The return forecasts for foreign developed- and emerging-markets stocks look more favorable, suggesting that a long-term return-maximizing investor should currently favor foreign stocks over U.S. stocks. Dividend yields in these regions are comparable to their historical averages. Contracting valuations have slightly detracted from foreign stocks' past returns, but there is a good chance that they won't continue to shrink in the long term. That's especially true of the MSCI Emerging Markets Index, which was trading at 13.7 times trailing earnings at the end of March, below its average of 15.3 since September 1995. The forecast for developed-markets stocks predicts lower real earnings growth in the future than in the past, similar to U.S. stocks. Emerging-markets stocks are more likely to grow their earnings at a similar rate in the future as they have in the past, based on this framework.
A Shortcut Research Affiliates generates this type of forecast for many different asset classes, and they are available on the firm's website. This is a good resource for investors who prefer to outsource the heavy lifting. Research Affiliates applies a similar framework, but it explicitly forecasts currency movements and takes the drag from index rebalancing into account to form its growth forecasts. It estimates earnings growth using smoothed inflation-adjusted earnings and dividends over the past 10 years (cutting the difference in half). Rather than ignoring valuation changes, Research Affiliates assumes that the cyclically adjusted price/earnings (CAPE) ratio based on the inflation-adjusted earnings during the past 10 years converges to the blended historical average for the country, region, and world during the next 20 years.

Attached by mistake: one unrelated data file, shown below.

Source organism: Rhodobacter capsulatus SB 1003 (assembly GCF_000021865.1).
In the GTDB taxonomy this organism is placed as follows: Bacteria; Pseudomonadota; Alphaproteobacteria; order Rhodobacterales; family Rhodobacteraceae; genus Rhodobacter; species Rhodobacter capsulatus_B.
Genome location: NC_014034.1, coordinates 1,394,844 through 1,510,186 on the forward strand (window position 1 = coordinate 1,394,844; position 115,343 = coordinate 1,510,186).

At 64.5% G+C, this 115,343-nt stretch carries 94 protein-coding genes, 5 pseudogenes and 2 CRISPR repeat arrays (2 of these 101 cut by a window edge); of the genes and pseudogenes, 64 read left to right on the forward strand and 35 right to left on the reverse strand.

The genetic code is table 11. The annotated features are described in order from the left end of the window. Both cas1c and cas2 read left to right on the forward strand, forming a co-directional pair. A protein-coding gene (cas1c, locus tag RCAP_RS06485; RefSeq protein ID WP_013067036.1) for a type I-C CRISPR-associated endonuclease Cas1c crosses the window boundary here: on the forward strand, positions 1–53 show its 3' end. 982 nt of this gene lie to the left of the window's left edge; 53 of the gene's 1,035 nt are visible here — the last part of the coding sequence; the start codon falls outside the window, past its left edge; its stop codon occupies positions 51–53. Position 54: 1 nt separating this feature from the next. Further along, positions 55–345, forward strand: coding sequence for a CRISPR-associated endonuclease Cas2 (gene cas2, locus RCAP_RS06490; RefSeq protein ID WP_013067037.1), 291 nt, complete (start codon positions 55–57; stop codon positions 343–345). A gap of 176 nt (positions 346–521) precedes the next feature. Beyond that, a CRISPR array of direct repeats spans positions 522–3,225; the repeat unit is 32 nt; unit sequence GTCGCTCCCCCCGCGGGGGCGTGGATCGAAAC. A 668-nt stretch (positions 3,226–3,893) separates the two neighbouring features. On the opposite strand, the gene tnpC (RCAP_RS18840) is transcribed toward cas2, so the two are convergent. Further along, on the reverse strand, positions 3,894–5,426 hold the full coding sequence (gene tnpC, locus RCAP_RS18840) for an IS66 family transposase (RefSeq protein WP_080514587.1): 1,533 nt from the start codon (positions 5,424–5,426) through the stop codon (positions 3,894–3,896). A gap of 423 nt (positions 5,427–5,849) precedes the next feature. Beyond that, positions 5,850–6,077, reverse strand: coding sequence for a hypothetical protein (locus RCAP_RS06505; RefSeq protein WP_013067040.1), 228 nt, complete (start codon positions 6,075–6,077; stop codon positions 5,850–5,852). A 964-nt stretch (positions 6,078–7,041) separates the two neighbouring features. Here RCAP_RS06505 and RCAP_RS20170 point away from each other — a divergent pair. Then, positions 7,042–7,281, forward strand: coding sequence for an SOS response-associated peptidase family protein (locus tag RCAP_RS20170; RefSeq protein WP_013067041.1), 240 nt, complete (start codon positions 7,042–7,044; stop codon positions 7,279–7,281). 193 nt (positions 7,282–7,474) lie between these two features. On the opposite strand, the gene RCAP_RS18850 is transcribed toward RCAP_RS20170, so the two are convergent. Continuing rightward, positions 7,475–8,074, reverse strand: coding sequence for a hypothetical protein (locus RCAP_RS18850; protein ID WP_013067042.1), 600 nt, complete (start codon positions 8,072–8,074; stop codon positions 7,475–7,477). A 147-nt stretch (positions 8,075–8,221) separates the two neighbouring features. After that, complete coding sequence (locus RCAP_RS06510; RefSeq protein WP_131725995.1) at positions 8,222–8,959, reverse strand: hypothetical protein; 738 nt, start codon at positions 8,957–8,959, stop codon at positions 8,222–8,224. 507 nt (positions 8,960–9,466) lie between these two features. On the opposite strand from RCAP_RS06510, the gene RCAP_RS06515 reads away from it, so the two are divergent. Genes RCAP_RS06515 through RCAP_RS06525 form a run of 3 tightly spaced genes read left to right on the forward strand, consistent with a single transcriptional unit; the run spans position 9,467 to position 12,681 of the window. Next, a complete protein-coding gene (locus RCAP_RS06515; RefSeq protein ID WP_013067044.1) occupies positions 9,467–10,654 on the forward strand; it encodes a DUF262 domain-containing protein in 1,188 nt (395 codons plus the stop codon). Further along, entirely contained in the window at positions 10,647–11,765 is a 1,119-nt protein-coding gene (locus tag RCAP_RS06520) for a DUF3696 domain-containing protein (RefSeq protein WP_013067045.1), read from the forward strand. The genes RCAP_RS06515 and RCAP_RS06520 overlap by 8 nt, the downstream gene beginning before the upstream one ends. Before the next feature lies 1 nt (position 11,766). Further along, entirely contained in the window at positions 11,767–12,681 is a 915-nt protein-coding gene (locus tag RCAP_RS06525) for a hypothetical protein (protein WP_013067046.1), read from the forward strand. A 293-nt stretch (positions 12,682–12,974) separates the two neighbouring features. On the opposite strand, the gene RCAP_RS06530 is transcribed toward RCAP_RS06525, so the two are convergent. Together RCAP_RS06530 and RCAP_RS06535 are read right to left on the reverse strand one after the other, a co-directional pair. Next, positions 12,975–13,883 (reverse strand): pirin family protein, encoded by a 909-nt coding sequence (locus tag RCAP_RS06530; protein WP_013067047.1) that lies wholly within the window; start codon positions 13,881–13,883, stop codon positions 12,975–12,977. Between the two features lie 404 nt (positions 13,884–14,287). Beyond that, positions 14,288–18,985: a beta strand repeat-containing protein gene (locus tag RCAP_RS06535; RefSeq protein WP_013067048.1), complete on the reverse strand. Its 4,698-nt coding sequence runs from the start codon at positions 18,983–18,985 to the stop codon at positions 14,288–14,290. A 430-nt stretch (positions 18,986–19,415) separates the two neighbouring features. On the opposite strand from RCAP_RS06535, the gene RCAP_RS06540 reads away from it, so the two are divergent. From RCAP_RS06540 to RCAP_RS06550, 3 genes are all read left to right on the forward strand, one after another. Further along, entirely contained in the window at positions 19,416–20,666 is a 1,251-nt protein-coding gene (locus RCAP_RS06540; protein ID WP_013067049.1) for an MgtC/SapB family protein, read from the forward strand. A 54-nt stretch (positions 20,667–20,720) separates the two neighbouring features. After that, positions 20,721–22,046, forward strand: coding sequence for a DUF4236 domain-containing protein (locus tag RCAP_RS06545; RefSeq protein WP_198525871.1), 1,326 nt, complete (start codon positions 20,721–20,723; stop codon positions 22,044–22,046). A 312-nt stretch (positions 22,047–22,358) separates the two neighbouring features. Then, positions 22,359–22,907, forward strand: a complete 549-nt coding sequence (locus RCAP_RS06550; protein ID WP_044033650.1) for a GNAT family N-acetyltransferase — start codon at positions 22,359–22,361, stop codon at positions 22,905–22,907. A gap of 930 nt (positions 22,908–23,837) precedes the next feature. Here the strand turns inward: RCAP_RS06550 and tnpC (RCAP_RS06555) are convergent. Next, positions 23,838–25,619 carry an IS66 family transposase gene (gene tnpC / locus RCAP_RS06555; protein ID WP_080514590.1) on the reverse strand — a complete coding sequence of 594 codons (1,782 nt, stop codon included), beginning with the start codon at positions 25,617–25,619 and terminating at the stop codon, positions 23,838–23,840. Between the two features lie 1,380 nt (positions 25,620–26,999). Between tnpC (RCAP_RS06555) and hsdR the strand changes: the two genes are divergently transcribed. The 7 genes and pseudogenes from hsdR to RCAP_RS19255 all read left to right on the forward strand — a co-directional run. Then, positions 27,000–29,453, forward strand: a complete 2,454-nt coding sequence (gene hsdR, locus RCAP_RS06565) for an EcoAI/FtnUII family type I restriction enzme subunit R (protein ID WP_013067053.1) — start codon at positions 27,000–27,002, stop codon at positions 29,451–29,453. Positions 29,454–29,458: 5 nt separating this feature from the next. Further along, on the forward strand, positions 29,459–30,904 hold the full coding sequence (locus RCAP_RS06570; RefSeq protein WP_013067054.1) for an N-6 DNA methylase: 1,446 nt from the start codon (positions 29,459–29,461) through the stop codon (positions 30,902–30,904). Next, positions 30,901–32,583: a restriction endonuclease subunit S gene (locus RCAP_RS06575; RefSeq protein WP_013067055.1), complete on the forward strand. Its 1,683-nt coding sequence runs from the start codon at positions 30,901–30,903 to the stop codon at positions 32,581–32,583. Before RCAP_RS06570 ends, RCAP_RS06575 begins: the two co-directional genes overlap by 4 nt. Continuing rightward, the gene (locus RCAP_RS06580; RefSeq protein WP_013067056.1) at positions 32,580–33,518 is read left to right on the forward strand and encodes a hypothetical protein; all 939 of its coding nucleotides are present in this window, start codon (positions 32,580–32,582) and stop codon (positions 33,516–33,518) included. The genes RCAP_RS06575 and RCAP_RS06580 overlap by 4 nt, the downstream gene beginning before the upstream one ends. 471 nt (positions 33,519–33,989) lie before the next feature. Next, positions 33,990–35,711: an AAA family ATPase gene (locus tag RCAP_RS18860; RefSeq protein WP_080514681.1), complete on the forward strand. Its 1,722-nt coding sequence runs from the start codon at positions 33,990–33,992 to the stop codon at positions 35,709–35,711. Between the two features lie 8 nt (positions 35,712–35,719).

There are some other minor differences between Research Affiliates' approach and the assumptions I used in the examples above. But despite these differences, the conclusions are directionally similar. Specifically, Research Affiliates' model also predicts that U.S. stock returns will be lower going forward and that foreign stocks offer higher expected returns than U.S. stocks.
- Returns on stocks can be broken down into three components: dividend yield, growth in real earnings, and changes in valuations.
- U.S. stocks will likely offer lower long-term real returns going forward than they have in the past.
- Foreign stocks offer higher expected returns than U.S. stocks.
- Realized returns will likely differ from expectations, but a framework for creating return expectations can facilitate better planning and help investors evaluate whether an asset offers sufficient compensation for its risk.
Reference 1) Research Affiliates. "Equity Methodology Overview."
Disclosure: Morningstar, Inc.'s Investment Management division licenses indexes to financial institutions as the tracking indexes for investable products, such as exchange-traded funds, sponsored by the financial institution. The license fee for such use is paid by the sponsoring financial institution based mainly on the total assets of the investable product. Please click here for a list of investable products that track or have tracked a Morningstar index. Neither Morningstar, Inc. nor its investment management division markets, sells, or makes any representations regarding the advisability of investing in any investable product that tracks a Morningstar index.